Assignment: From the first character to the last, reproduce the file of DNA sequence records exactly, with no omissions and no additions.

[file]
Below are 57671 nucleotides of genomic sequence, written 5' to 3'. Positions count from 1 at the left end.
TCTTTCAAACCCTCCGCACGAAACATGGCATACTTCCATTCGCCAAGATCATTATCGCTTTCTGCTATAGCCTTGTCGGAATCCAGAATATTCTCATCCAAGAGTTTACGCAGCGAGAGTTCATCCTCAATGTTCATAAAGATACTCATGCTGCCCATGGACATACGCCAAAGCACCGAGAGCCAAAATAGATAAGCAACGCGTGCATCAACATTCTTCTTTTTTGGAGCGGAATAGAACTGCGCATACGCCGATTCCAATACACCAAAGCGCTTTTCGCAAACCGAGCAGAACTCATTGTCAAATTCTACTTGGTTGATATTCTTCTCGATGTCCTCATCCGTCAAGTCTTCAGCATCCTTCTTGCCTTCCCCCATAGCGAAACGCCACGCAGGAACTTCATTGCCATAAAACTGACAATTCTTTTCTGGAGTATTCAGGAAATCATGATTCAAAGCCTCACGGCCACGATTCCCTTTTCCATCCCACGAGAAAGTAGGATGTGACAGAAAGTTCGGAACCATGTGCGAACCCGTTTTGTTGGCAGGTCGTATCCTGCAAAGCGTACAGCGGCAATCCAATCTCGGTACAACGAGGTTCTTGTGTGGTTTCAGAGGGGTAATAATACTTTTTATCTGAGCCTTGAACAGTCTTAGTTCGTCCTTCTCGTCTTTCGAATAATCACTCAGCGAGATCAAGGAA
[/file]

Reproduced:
Below are 57671 nucleotides of genomic sequence, written 5' to 3'. Positions count from 1 at the left end.
TCTTTCAAACCCTCCGCACGAAACATGGCATACTTCCATTCGCCAAGATCATTATCGCTTTCTGCTATAGCCTTGTCGGAATCCAGAATATTCTCATCCAAGAGTTTACGCAGCGAGAGTTCATCCTCAATGTTCATAAAGATACTCATGCTGCCCATGGACATACGCCAAAGCACCGAGAGCCAAAATAGATAAGCAACGCGTGCATCAACATTCTTCTTTTTTGGAGCGGAATAGAACTGCGCATACGCCGATTCCAATACACCAAAGCGCTTTTCGCAAACCGAGCAGAACTCATTGTCAAATTCTACTTGGTTGATATTCTTCTCGATGTCCTCATCCGTCAAGTCTTCAGCATCCTTCTTGCCTTCCCCCATAGCGAAACGCCACGCAGGAACTTCATTGCCATAAAACTGACAATTCTTTTCTGGAGTATTCAGGAAATCATGATTCAAAGCCTCACGGCCACGATTCCCTTTTCCATCCCACGAGAAAGTAGGATGTGACAGAAAGTTCGGAACCATGTGCGAACCCGTTTTGTTGGCAGGTCGTATCCTGCAAAGCGTACAGCGGCAATCCAATCTCGGTACAACGAGGTTCTTGTGTGGTTTCAGAGGGGTAATAATACTTTTTATCTGAGCCTTGAACAGTCTTAGTTCGTCCTTCTCGTCTTTCGAATAATCACTCAGCGAGATCAAGGAA